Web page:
The Pirate Emperor and The London Mint

For two hundred years, Roman Emperors came and went.  Britain was largely sidelined, until the Crisis of the Third Century.  This period saw barbarian raids, plague and civil war ravage the empire.  Britain was attacked by Saxons, France by German tribes…  The people of the western provinces of Rome just did not trust their emperor to protect them.

Imitation coins dating to the Crisis of the Third Century – crude coins like these were produced in Britain illegally, due to a lack of suitable coins reaching the island.

Carausius was a naval commander.  He was popular with the army in Britain and proved very efficient at dealing with Saxon raiders who were fleeing back to the continent with Romano-British silver.  There was only one problem – he was accused of keeping the silver for himself.  A warrant was sent, by the Emperor Maximian, for his arrest and in response, Carausius fled to Britain and was proclaimed emperor!

Carausius’ greatest achievement, besides protecting the people of Britain from barbarians, was the creation of Britain’s very first official mint – the Mint of Londinium.  Based in London, the mint produced coins bearing Carausius’ image, to be distributed to the people.  This was the first time that Roman coins were struck on British soil.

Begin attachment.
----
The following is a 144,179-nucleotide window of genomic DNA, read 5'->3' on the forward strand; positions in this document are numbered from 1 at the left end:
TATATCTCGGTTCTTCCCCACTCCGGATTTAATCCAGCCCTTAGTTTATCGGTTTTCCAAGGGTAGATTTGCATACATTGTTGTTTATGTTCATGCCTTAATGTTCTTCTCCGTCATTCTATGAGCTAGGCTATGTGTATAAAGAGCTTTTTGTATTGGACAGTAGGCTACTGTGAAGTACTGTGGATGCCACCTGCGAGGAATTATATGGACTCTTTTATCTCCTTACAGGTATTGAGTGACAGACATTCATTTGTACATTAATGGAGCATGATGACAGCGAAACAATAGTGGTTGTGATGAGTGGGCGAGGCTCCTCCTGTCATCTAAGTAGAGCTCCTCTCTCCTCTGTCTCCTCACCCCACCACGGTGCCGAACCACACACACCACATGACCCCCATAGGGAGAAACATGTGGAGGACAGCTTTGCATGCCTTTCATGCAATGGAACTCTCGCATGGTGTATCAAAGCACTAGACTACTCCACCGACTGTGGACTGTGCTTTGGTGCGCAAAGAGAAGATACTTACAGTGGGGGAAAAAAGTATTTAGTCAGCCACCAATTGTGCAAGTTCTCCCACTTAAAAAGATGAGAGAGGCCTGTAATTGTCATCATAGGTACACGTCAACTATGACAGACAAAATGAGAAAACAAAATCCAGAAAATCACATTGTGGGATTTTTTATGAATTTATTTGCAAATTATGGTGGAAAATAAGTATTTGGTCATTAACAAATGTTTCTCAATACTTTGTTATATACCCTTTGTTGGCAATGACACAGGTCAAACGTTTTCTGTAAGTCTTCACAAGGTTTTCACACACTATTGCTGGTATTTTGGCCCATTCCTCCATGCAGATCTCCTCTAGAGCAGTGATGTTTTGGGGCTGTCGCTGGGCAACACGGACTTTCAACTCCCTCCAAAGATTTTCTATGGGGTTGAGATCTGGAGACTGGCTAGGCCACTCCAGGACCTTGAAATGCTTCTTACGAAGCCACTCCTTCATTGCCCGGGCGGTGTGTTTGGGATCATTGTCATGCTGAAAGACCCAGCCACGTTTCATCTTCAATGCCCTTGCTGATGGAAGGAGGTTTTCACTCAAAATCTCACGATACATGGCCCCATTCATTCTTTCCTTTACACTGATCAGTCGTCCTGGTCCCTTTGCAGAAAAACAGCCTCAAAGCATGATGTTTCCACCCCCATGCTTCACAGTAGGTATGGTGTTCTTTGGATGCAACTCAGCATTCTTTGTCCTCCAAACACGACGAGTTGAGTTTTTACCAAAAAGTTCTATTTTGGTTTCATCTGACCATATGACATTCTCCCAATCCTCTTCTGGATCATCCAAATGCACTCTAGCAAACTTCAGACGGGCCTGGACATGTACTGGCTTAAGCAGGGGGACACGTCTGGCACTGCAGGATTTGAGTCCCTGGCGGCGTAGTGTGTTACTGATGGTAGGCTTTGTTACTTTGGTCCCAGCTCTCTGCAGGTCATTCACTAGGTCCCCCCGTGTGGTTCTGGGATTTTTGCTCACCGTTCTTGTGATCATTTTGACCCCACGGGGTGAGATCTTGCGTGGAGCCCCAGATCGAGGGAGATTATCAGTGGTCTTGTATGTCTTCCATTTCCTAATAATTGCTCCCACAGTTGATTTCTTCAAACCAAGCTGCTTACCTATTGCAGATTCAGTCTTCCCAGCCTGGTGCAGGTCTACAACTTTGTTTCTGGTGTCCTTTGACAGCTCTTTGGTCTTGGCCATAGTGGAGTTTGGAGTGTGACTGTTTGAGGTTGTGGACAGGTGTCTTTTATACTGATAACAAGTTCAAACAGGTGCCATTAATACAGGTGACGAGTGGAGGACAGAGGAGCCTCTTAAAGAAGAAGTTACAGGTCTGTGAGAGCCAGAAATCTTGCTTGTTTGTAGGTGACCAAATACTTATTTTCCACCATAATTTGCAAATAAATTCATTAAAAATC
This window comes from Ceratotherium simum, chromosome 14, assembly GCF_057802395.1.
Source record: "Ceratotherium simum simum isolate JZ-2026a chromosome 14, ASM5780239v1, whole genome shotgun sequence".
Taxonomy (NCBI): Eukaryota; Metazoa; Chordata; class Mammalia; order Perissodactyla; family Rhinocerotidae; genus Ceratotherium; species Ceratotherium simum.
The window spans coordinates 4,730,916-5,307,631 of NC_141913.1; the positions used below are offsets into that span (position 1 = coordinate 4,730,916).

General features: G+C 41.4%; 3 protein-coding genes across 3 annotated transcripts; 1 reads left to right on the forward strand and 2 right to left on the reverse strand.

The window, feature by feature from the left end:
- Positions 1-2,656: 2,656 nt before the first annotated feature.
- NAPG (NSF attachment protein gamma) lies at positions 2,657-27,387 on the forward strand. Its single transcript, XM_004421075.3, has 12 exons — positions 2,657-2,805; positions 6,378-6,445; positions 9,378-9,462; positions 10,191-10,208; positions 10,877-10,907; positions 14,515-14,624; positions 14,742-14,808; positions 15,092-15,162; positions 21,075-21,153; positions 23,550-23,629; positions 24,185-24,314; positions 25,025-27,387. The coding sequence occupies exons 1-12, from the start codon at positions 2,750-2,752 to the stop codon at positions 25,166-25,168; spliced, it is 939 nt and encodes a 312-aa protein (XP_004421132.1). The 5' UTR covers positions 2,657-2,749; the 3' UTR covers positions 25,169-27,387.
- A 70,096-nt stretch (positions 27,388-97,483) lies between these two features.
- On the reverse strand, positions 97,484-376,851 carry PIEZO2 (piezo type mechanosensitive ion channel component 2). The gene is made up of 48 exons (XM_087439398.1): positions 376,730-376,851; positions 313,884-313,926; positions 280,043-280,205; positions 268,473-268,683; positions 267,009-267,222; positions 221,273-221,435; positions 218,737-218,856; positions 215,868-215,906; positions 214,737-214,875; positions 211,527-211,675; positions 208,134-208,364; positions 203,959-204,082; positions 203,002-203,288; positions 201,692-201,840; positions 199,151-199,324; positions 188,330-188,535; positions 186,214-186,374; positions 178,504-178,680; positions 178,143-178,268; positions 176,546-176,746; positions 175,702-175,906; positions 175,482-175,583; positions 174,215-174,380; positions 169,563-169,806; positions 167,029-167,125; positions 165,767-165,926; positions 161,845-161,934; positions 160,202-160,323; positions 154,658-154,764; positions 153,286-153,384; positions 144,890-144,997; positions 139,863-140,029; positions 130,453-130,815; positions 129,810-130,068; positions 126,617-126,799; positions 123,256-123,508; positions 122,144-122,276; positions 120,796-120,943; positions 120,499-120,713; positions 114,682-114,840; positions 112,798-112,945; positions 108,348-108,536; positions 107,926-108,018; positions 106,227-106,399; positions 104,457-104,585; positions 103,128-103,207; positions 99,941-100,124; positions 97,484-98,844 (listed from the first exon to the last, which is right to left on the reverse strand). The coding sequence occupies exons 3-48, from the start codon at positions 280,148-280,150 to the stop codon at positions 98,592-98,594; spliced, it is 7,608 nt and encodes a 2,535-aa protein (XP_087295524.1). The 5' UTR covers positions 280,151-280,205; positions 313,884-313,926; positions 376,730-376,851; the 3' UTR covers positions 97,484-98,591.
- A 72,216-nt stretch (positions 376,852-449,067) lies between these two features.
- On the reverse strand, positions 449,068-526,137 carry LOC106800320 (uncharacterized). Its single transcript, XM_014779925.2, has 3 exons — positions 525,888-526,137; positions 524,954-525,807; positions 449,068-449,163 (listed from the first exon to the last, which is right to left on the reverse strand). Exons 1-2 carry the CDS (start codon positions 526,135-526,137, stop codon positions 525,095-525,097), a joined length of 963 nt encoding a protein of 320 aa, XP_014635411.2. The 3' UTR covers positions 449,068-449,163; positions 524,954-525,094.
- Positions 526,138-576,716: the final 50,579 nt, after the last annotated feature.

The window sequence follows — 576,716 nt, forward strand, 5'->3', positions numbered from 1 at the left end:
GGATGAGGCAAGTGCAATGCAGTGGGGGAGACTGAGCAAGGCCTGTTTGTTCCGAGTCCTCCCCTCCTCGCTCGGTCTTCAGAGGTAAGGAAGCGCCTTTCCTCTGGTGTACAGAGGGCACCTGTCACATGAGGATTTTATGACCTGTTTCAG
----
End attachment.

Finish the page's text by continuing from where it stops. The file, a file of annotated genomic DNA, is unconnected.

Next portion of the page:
Base silver radiate of Carausius, struck at London.  Carausius’ portrait appears very different than all other emperors of this period – he wanted to make a statement.

Carausius ruled his own private British Empire for seven years.  He was killed by his finance minister, Allectus, in AD 293.  Allectus ruled for a further three years, until an invasion by the Western Roman junior emperor Constantius in AD 296 saw Britain incorporated into the Roman Empire once again.  Remarkably, the London Mint did not close, and continued to strike coins of legitimate Roman Emperors.

Silver-coated nummus of Crispus, son of Constantine.  Coins such as these, dated to around AD 325, were some of the last Roman coins ever produced in London


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By Dominic Chorney

Source: London Mint Office